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When I first started hearing about efforts to ban single use plastic bags – the kind at the grocery store check-out – I admit I thought it was a bit of a silly idea. Sure,...

Large public research universities, small liberal arts colleges and community colleges alike, from every corner of the country, are turning to renewable energy to reduce their emissions, attract students, provide training and research opportunities, and...

In 2013, more than 550,000 Oregonians lacked health insurance. By 2017, thanks to the federal Affordable Care Act, that number had fallen by more than half. Recent changes by the federal government threaten to undermine...

Too often, infrastructure policy seems to be driven by short-term priorities – getting projects underway, creating jobs, or squeezing out another couple decimal points of growth in GDP. The reality, however, is that the projects...

Electric vehicles (EVs) offer many benefits for California, including cleaner air and the opportunity to reduce greenhouse gas emissions. This infographic, from Frontier Group's 2019 report Ready to Charge , lays out the cumbersome steps...

Testimony of R.J. Cross, Frontier Group policy analyst, at a hearing on examining discrimination in the automobile loan and insurance industries before the U.S. House of Representatives Committee on Financial Services, Subcommittee on Oversight and...

In case you missed it: Frontier Group's April newsletter with details on our latest solar cities research, new findings on student bank fees, our report on how to make life easier for electric vehicle owners,...

Across the country, thousands of miles of waterways are threatened by at least one of five major potential sources of contamination: coal ash pits, oil pipelines and trains, fracking wastewater pits, animal waste lagoons, and...

By incorporating shared options into cities’ transportation networks, people will have more opportunities to meet their needs without driving solo in a personal car, freeing up street space, reducing emissions, and expanding access to the...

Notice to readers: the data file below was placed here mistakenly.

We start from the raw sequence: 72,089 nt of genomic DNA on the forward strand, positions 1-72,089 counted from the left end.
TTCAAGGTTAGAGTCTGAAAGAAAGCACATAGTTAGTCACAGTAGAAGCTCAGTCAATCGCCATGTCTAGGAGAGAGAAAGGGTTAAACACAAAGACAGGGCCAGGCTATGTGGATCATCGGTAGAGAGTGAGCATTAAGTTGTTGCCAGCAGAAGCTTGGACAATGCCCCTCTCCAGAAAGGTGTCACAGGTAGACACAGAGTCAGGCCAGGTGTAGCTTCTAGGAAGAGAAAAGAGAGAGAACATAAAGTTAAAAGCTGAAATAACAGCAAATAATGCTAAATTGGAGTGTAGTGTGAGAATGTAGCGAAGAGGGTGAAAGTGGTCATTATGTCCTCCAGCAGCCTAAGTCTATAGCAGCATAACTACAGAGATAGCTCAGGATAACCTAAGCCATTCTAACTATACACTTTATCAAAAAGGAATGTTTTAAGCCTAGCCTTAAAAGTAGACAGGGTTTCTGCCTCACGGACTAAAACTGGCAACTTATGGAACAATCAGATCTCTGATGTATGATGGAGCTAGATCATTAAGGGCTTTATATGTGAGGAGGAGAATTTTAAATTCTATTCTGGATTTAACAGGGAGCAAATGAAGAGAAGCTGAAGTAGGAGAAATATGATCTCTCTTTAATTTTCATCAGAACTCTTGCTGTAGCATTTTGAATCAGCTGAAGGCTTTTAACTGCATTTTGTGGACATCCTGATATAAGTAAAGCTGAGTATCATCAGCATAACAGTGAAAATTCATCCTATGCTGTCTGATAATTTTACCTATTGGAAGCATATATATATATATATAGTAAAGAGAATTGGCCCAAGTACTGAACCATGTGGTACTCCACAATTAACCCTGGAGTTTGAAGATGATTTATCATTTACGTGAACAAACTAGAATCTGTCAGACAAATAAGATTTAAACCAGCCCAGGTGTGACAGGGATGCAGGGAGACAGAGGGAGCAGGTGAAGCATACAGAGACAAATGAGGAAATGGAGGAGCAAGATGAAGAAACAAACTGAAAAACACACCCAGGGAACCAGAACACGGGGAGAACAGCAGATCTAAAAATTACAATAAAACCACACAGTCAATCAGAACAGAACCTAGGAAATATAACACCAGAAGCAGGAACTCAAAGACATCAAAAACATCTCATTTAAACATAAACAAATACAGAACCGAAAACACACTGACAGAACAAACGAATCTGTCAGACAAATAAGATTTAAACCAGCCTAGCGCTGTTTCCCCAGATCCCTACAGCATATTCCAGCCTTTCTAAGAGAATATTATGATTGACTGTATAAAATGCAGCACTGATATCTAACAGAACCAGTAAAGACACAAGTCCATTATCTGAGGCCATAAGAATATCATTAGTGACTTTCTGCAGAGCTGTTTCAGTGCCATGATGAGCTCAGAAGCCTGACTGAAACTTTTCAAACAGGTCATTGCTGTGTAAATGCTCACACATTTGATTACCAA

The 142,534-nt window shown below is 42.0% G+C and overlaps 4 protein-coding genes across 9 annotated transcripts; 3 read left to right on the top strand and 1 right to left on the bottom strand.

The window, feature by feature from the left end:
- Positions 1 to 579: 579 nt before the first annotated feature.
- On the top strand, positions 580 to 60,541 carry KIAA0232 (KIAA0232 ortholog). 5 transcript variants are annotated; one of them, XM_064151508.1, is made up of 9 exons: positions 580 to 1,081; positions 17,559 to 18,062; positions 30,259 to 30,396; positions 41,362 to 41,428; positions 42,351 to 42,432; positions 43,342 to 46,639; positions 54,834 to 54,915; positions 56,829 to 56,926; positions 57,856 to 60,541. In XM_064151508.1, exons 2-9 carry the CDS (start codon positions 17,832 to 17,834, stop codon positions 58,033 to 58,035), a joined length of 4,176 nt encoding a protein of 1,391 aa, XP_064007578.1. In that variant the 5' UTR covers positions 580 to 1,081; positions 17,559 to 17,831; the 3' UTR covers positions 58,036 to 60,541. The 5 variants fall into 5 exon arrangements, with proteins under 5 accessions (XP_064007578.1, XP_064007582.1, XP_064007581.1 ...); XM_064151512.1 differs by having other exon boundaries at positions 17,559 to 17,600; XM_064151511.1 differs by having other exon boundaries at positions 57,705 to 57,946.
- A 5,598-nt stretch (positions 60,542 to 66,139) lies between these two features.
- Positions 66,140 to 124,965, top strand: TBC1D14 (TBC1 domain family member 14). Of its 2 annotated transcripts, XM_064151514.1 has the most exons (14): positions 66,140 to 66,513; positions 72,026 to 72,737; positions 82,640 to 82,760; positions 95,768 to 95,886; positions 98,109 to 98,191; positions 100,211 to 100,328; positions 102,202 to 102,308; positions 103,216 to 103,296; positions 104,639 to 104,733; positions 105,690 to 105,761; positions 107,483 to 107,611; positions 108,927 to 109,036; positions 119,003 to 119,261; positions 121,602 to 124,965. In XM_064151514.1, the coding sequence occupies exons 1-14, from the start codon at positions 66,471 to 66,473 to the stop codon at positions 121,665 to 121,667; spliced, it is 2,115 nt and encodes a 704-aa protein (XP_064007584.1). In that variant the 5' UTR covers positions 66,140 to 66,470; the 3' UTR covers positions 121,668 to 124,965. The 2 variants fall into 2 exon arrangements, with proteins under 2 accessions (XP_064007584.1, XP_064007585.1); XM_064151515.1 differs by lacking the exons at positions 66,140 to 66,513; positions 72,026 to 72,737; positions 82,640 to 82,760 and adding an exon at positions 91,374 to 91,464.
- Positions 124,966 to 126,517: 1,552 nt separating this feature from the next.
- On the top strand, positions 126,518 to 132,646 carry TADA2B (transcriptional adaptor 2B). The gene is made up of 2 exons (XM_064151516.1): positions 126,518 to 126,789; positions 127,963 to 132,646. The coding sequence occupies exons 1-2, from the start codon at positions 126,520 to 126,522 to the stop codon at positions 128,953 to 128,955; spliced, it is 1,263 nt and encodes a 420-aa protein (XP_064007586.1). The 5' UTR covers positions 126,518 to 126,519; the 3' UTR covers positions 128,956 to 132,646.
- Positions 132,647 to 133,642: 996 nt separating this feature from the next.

As cities look for solutions to tackle climate change, air pollution, traffic and pedestrian deaths, they should move the cars causing those problems out of the way and let the buses through.

The United States is home to beautiful beaches and ecologically crucial coastal areas, where waters abound with marine life and one-of-akind ecosystems. Two new factsheets describe new threats that our oceans face - new offshore...

Cities across the U.S. are grappling with accommodating the housing needs of their growing and changing populations, a process complicated by the increasing scarcity of affordable housing. What could be a recipe for disaster has...

My week on BlueBike, Boston's bikeshare system, felt like a glimpse into the future of urban transportation. Now, how can Boston realize a modern transit system that more closely integrates bikes, buses and trains?

Can the dream of a new transportation future be as motivating as a brisk ride in a sleek new car? I think it can.

American farmers are trapped in a toxic cycle of pesticide and herbicide use. Breaking our reliance on pesticides, including dicamba and glyphosate, is a crucial step in freeing farmers from this cycle and creating an...

Few Americans have more power to act on climate than our nation’s governors. Governors can take action by setting goals to reduce statewide emissions. They can shift transportation spending and policies to support low-carbon options...

Cities around the world are moving towards developing transportation systems with more options for residents and less dependence on cars. What can they learn from China, where dockless bike share programs have reinvigorated bicycle usage...

According to a new report from the Governors Highway Safety Association (GHSA), pedestrian deaths in the U.S. increased by 35 percent between 2008 and 2017. During the same time frame, all other traffic deaths decreased...

Why would we assume that transportation would be the one sphere of modern life in which my children are just like my parents?

The primary threat to green space in Denver is not skyscrapers or apartments constructed to accommodate new people. It’s roads, driveways and parking lots we’ve built to accommodate more cars.

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